To be sure, the Hamiltonians sometimes offered up good libertarian-sounding defenses of the rights of blacks and Indians, while the Jeffersonians offered up equally libertarian-sounding condemnations of mercantile privilege; but it’s relatively costless to take a stand against those violations of liberty of which your political opponents, rather than yourselves, are the primary beneficiaries.

But while 19th-century America was no free market, it was still too free-market for the corporate elite, who accordingly campaigned for government relief against “cut-throat competition.” As Adam Smith famously pointed out, “People of the same trade seldom meet together, even for merriment and diversion, but the conversation ends in a conspiracy against the public, or in some contrivance to raise prices”; hence the perpetual mercantile quest for monopoly privilege.

One especially useful service that the state can render the corporate elite is cartel enforcement. Price-fixing agreements are unstable on a free market, since while all parties to the agreement have a collective interest in seeing the agreement generally hold, each has an individual interest in breaking the agreement by underselling the other parties in order to win away their customers; and even if the cartel manages to maintain discipline over its own membership, the oligopolistic prices tend to attract new competitors into the market. Hence the advantage to business of state-enforced cartelisation. Often this is done directly, but there are indirect ways too, such as imposing uniform quality standards that relieve firms from having to compete in quality. (And when the quality standards are high, lower-quality but cheaper competitors are priced out of the market.)

The ability of colossal firms to exploit economies of scale is also limited in a free market, since beyond a certain point the benefits of size (e.g., reduced transaction costs) get outweighed by diseconomies of scale (e.g., calculational chaos stemming from absence of price feedback) – unless the state enables them to socialise these costs by immunising them from competition – e.g., by imposing fees, licensure requirements, capitalisation requirements, and other regulatory burdens that disproportionately impact newer, poorer entrants as opposed to richer, more established firms.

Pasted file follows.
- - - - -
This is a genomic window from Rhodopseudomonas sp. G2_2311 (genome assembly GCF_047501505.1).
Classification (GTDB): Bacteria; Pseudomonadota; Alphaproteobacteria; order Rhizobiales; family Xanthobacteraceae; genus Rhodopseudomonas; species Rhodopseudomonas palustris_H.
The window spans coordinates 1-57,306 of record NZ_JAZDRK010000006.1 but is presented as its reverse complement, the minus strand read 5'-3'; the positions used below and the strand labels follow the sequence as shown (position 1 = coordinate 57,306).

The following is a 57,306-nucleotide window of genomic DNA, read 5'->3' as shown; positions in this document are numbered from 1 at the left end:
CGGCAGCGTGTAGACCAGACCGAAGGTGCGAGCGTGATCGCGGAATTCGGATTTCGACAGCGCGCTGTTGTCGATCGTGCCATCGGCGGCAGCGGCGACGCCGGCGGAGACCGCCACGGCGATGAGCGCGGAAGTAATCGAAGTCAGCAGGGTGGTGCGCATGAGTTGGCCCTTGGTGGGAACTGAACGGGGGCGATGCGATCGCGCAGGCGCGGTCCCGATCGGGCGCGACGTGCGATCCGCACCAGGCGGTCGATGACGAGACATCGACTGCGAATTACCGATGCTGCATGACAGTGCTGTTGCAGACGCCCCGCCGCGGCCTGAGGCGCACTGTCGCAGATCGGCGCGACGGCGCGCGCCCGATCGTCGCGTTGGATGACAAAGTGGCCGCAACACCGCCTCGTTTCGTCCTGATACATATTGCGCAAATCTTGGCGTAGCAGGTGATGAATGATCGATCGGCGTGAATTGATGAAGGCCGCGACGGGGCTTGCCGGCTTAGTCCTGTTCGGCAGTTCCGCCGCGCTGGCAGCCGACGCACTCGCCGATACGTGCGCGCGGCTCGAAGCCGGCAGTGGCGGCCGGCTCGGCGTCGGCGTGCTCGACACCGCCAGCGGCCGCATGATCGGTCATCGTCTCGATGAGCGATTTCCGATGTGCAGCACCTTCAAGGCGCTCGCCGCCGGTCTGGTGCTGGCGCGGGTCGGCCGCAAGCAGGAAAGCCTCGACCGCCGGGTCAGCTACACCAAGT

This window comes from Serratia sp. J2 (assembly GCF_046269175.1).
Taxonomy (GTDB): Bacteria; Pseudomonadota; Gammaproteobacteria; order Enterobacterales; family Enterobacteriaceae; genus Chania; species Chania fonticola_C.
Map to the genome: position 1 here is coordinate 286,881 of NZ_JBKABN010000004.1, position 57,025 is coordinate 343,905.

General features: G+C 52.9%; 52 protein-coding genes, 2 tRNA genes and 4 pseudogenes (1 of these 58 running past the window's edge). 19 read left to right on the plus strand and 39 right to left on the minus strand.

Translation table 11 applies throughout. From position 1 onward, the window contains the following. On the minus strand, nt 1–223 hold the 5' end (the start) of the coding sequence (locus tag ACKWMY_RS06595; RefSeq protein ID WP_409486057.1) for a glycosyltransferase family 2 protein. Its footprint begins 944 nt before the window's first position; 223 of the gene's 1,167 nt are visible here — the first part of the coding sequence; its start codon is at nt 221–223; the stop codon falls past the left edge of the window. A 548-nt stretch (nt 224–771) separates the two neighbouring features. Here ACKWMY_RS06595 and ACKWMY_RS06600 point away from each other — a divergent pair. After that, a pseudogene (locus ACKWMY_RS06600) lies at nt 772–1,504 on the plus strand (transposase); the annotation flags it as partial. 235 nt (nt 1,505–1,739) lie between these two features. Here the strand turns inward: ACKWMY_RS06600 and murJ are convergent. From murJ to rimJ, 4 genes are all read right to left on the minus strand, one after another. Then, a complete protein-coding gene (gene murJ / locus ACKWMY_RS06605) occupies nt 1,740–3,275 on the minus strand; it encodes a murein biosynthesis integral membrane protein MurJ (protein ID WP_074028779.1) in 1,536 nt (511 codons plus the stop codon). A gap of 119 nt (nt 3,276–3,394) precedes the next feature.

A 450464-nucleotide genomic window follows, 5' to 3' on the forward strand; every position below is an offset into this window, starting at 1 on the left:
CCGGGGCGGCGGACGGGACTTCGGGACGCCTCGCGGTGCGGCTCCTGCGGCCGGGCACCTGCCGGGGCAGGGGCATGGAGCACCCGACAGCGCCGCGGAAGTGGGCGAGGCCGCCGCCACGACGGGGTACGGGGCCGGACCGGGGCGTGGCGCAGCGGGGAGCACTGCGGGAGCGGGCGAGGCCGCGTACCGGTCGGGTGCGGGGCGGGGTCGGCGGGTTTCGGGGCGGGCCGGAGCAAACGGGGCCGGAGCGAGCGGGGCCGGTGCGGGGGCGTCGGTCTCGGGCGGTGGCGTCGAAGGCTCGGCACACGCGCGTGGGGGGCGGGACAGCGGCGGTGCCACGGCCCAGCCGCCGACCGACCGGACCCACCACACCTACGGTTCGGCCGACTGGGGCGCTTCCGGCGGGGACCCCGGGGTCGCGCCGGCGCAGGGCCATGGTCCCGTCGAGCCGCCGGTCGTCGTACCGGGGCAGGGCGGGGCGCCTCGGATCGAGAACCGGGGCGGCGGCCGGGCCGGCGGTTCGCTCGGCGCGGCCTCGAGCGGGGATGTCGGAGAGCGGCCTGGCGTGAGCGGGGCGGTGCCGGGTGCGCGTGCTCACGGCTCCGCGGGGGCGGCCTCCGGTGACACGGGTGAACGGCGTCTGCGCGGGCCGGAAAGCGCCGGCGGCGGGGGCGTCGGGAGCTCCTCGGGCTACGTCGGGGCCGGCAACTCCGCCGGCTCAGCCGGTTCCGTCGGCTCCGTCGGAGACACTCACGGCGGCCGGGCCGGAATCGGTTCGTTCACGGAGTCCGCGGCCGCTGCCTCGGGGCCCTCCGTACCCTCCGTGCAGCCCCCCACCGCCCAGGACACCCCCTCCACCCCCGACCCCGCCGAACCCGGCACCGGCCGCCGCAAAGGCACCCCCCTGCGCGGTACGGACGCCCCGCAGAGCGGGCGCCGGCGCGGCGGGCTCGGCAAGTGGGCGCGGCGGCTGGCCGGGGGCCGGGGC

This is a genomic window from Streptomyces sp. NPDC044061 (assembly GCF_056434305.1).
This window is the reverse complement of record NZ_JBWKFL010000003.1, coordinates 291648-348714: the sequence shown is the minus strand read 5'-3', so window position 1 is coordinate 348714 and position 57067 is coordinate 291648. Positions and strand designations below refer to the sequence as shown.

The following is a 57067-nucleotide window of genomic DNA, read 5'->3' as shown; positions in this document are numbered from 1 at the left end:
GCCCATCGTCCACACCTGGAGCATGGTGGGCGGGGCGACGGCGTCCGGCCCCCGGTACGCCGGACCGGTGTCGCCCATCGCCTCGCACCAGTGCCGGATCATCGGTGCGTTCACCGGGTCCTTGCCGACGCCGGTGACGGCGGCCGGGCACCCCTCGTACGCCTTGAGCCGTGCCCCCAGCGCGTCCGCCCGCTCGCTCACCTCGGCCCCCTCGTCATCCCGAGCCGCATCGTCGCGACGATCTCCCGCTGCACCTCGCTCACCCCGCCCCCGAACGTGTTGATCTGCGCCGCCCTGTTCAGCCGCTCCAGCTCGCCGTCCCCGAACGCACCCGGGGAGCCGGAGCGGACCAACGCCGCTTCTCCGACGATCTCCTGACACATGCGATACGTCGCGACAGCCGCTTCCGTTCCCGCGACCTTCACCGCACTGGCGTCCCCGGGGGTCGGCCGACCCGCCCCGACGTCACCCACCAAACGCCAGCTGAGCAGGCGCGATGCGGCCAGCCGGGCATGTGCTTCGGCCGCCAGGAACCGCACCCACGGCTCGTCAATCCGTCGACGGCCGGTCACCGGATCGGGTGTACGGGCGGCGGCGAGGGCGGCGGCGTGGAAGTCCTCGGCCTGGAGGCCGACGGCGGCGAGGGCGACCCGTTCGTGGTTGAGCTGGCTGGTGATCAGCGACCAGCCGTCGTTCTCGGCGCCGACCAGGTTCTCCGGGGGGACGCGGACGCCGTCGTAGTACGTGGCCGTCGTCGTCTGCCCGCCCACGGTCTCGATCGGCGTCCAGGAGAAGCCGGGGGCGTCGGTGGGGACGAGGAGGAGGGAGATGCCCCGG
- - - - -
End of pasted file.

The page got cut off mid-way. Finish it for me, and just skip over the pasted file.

The vast regulatory apparatus that emerged in the late 19th and early 20th centuries was thus specifically campaigned for by the business community.

Read it all.

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6 comments

Newt Gingrich: Kill the Paulson Plan. Hard.

US News:

A few quotes and Gingrichian observations:

1) He called it a “stupid plan” that looks like it had been designed by autocrat Vladimir Putin. He also said it will be a “nightmare” to implement and full of corruption.

2) He said the Paulson Plan would be a “dead loser” on Election Day that will “break against anyone who votes for it.” It will hurt even worse with the 2010 election once Americans see what a drag it is on the economy when implemented.

3) He recently chatted with economic historian Alan Meltzer who advocated doing nothing rather than implanting the Paulson Plan. Meltzer apparently joked to Gingrich that this was about the third time he had seen Wall Street scream “the apocalypse was nigh” only to have the economy keep right on chugging along.